There’s a few different ways you can look at wealth, and given the fast-changing modern economy, plus factoring in inflation, a simple numerical comparison doesn’t really carry much weight. It’s estimated that in today’s US currency, Fugger would have a net worth of somewhere around $400 billion, but there’s so much more to it than that.
Consider Fugger in a grander context. If you took Europe’s entire economic output at the time, he owned 2.2 percent of that. If that doesn’t sound like much, remember: we’re talking about representing more than two percent of an entire continent. For reference, examine John D. Rockefeller’s value — when he died in 1937, he owned only 1.5 percent of America’s gross domestic product. And that’s just one country.
But before you get bogged down by dollar signs, don’t forget — we aren’t just talking about the value of money. Fugger wielded a great deal of power and influence, and that can be the most valuable currency of all.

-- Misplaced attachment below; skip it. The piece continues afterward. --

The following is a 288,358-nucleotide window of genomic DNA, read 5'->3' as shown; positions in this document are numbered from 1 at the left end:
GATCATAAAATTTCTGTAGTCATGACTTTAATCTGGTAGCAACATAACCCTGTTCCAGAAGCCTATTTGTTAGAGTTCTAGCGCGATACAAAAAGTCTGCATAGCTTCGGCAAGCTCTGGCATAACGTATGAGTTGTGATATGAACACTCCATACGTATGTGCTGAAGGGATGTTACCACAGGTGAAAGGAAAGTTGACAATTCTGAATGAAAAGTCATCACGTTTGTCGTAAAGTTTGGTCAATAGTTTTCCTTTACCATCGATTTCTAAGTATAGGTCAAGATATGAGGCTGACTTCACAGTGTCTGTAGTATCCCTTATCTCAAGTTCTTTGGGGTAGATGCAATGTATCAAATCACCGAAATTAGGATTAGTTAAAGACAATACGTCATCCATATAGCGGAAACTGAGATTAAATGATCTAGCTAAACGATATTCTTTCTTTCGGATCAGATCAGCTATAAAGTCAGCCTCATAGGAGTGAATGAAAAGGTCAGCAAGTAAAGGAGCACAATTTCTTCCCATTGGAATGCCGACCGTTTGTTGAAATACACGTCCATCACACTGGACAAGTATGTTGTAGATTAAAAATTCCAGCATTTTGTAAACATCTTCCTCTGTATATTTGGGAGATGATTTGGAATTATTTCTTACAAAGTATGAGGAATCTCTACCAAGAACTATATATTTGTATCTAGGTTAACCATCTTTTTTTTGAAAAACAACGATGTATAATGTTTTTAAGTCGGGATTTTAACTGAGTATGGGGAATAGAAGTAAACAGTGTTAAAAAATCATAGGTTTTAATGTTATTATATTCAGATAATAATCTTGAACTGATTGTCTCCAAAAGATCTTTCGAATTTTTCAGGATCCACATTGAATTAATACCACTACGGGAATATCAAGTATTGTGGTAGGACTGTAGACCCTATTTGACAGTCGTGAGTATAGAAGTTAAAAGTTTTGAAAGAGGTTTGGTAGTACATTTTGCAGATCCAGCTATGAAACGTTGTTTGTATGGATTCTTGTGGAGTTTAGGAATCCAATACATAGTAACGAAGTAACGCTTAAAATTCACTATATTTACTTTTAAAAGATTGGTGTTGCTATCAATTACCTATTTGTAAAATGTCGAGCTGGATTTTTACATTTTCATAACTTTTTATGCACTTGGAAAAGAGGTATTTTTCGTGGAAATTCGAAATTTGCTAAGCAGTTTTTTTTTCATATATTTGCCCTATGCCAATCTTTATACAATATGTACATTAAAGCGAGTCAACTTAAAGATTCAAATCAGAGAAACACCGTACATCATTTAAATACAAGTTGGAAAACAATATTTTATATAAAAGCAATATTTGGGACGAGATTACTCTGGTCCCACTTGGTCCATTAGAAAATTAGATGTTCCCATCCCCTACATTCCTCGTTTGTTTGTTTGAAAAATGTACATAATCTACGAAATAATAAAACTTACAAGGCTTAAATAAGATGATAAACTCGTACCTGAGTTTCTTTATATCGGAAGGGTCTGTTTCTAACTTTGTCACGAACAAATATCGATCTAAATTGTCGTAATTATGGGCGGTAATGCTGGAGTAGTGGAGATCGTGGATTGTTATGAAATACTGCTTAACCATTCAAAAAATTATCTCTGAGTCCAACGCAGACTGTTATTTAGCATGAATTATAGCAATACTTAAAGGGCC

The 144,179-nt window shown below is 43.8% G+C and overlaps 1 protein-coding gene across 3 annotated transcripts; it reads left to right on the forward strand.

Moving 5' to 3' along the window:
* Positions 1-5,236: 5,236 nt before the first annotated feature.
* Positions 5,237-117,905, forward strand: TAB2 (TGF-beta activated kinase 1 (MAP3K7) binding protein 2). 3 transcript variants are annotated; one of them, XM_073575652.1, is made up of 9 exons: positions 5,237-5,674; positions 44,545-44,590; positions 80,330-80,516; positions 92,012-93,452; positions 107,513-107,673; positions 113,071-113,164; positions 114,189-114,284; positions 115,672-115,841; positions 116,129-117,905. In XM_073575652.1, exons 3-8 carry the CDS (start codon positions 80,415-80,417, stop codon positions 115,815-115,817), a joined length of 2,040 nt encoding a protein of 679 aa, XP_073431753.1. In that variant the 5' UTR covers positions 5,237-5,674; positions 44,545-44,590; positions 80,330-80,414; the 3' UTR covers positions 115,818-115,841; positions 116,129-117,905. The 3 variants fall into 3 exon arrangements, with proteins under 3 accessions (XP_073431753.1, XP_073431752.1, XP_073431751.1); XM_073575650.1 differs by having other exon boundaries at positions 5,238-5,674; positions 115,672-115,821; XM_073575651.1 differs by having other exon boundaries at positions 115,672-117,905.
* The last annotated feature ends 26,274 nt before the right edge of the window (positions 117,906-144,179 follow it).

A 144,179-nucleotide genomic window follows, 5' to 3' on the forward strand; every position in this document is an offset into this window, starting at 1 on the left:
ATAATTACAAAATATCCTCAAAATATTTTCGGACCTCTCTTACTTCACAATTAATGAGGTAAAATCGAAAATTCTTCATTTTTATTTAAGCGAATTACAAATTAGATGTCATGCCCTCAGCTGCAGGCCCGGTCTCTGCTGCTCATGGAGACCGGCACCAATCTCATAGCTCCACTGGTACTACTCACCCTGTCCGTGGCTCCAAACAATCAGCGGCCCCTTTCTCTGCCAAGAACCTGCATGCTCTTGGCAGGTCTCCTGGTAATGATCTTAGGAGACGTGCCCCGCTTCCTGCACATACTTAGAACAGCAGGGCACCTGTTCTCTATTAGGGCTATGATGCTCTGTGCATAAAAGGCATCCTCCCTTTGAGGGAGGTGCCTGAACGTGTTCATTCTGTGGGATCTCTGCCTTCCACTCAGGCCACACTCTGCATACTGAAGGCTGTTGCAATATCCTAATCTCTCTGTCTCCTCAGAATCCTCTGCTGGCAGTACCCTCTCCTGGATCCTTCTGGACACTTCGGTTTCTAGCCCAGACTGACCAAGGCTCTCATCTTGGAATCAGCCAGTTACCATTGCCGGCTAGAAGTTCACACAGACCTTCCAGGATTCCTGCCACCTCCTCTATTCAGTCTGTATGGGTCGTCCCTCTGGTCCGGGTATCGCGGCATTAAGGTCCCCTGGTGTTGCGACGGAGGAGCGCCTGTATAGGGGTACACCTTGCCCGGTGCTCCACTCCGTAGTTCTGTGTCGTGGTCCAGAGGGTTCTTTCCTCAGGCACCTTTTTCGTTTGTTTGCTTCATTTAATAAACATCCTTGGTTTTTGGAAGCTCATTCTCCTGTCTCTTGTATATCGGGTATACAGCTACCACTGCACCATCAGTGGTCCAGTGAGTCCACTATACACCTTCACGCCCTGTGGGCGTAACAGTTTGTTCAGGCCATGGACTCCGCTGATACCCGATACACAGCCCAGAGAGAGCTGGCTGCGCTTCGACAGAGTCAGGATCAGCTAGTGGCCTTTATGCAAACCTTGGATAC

The benefits of a privileged upbringing
Jakob the Rich may have been the economic savant who catapulted the family fortune to newfound heights, but the Fugger fortune wasn’t built on the shoulders of one man. There are a few others in the family that deserve an honorable mention.
Jakob’s grandfather, Hans, was born into a peasant family in southern Germany. By 1367, he had moved to Augsburg and made a few wise choices in the game of love. He married twice, and both of his wives were the daughters of masters in the weaver’s guild. That’s not to say he was a master weaver himself, though; Hans didn’t weave at all. What he did do was act as the middleman, providing raw materials for those who performed the manual labor. Later, he would buy the finished textiles and sell them at a massive profit.